*The Board of Directors now meets the first Tuesdays of most months at 6:30 PM at the Bobby Pearse Community Center. Members are welcome to attend board meetings. Please email email@example.com in case there is a location change and to insure we are meeting that month.
Your NMCA Membership IS a Renewable Resource!
Have you renewed your membership for 2015? If you lost your form, you can renew via Paypal or print a form from our website www.northmaincommunity.org/membership. If you need additional decals or have just joined and not received one, please email membership secretary, Leah Tollison, at firstname.lastname@example.org and she can help you. Additional decals are $5 each and the proceeds go into a special beautification fund.
Annual Spring Social and Membership Drive
Wondering what happened to the annual spring social we usually have in April? Well, our new Social Committee is hard at work planning something a little different this year. While they are shooting for early May, the date has not been set as they are still looking for a location. Watch for more details.
Welcome to our Newest Business Member
Joseph Withrow with Liberty Mutual Insurance. “At the Liberty Mutual office in Greenville, trained local agents can help you find the coverage you need, and the discounts you deserve. Our Greenville office is located between REI Sporting Goods Store and Whole Foods Market. For more than 40 years our office has proudly served upstate South Carolina. Our policyholders are important to us, not just as customers but also as people. Explore the ways Liberty Mutual embraces safety and responsibility on the road, at home and in our communities.” Located at 1140 Woodruff Rd, Ste 303, Joseph can be reached at 864-676-8080 or via the website above.
Development Update and Other News
For those trying to keep up with what’s happening to the property between W. Mtn. View and W. Hillcrest (formerly known as Cottages at Townes), the developer has met with neighbors and other interested individuals in the required public meeting. He will be presenting his proposal before the Planning Commission on Thursday, April 16, at 4PM in the 10th floor Council Chambers at City Hall. You can find the text at the city’s website by clicking on the 04-16-2015 date in the middle column.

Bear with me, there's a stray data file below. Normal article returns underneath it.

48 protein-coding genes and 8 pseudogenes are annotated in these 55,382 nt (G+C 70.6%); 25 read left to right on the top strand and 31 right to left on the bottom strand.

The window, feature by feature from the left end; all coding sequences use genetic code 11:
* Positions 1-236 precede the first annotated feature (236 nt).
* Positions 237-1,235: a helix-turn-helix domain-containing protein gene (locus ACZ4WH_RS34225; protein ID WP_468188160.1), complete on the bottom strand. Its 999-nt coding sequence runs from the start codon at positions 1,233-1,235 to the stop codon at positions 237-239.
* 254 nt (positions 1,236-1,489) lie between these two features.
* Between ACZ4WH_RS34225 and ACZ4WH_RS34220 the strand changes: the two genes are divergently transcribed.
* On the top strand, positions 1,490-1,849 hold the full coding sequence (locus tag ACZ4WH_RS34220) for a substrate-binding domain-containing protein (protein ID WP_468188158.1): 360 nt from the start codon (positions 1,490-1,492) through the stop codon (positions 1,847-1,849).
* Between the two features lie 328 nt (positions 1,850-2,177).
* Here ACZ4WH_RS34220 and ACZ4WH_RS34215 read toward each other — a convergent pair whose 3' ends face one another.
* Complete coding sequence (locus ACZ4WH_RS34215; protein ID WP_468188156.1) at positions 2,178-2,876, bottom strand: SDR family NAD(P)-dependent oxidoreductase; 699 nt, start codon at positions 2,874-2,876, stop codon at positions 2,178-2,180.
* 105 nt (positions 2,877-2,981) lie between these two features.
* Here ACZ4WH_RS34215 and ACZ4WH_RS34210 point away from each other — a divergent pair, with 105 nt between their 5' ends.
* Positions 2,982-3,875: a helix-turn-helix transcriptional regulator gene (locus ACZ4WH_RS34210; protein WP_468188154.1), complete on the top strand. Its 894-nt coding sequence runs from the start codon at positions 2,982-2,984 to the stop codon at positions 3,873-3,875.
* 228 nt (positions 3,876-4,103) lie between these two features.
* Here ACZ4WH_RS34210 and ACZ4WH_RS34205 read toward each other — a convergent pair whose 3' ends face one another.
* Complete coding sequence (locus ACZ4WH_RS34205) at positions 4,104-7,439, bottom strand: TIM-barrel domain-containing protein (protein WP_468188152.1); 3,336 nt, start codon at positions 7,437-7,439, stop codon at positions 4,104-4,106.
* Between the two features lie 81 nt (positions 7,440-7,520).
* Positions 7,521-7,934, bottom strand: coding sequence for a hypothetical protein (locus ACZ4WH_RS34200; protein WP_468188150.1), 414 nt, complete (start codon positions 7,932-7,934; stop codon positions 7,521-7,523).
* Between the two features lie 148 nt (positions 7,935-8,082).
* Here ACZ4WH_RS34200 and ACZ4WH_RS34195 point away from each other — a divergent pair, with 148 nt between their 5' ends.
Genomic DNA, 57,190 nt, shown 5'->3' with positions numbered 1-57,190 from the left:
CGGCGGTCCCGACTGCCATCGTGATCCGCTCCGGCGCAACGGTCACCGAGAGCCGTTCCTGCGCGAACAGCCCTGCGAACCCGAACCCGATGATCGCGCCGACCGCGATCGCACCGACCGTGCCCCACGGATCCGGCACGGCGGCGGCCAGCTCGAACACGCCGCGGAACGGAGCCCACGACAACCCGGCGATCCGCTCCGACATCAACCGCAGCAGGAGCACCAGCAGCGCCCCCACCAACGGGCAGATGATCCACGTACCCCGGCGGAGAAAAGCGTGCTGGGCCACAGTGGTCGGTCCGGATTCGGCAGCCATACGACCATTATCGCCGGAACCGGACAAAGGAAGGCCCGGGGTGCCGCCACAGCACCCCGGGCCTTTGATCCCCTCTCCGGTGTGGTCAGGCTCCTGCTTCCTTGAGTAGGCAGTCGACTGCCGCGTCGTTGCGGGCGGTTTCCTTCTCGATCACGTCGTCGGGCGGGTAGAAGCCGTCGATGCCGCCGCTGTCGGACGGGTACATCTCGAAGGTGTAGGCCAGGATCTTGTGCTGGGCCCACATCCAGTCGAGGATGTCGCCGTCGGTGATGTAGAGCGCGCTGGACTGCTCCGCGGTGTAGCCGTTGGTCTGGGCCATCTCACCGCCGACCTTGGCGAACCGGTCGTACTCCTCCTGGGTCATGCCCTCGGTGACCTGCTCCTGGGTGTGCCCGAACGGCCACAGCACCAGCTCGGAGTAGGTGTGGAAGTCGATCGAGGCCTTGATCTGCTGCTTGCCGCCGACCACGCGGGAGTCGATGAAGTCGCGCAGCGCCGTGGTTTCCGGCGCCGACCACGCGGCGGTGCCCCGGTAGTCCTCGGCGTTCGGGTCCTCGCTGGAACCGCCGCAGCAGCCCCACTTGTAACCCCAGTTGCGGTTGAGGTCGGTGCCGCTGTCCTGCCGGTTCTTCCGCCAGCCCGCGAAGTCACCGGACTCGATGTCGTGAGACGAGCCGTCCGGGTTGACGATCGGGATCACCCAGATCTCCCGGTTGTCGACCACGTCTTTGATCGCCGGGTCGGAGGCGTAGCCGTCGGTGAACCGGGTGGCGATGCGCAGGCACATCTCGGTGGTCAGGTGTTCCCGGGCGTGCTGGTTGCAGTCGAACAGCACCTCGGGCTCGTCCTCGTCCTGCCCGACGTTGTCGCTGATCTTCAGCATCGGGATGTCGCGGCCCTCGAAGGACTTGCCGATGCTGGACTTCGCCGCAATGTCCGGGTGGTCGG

- SD 15-183. Application by Reid Hipp for a SUBDIVISION of 8 lots located at 212 TOWNES ST EXT, between West Mountainview and West Hillcrest, zoned R-6, Single-Family Residential District (TM# 017800-05-02601; 017800-05-03100; 017800-05-04100; 017800-05-04200; 017800-05-04300; 017800-05-04400; 017800-05-04600; 017800-05-04700; 017800-05-04800; 017800-05-04900).
Also at this same PC meeting, the proposed subdivision on Mohawk will be presented. They have also met with residents, although the turnout was very low.
- SD 15-121. Application by Arbor Engineering for a SUBDIVISION with 8 lots in R-6, Single-family residential district, and 1 lot in C-3, Regional commercial district, on 3.5 acres located at WADE HAMPTON BLVD and MOHAWK DR (TM# 018801-11-00400)
We would like to see a good turnout for this meeting. There are still several issues that have yet to be resolved.
- As you have seen, the North Main Road Diet Project is now complete. I have seen more cyclists and pedestrians on North Main, and there have been some editorials concerning the change.
- The Beach Co. project at Main and Stone seems to have accelerated at a fast pace now that the weather is more favorable. They should be able to meet their deadline of occupancy by the end of the year. It will be interesting to see how closely the actual structure turns out compared to the renderings on their website.
Keeping Your Pets Safe and at Home – Being a Responsible Pet Owner
How many emails, articles and posts have we done about lost or found animals? Too many! The easiest way for an individual to know who owns the dog that is wandering down the street is to look at a tag (assuming the dog is friendly). It’s so simple to attach a tag to the collar that has, at a minimum, the dog owner’s cell phone or home phone number. Tags are inexpensive and can be purchased at most pet supply stores or online. If the dog is picked up by animal control, the first thing they will do is check for a microchip. Most vets can also check for microchips. These numbers are registered with companies that can provide information on the owner. (Don’t forget….if you move, you need to call the company and update your contact information!) Most companies keep this information for years. If you love your pet, tagging or microchipping is the least you can do to insure he/she is kept safe until you can be reunited! (One member even mentioned that she knew folks who buy small tags engraved with their cell phone numbers for thumb drives and other easily lost personal possessions.)
NMCA is happy to send out emails and post information on our FB page about lost or found pets. We have helped many pets find their way home. Just email email@example.com and we’ll get the information out there. Also, check the ACS website page for lost and found pets. You can also check and post on the Lost and Found Pets of the Upstate Page. For other alternatives to help your pet find its way home, check out this website.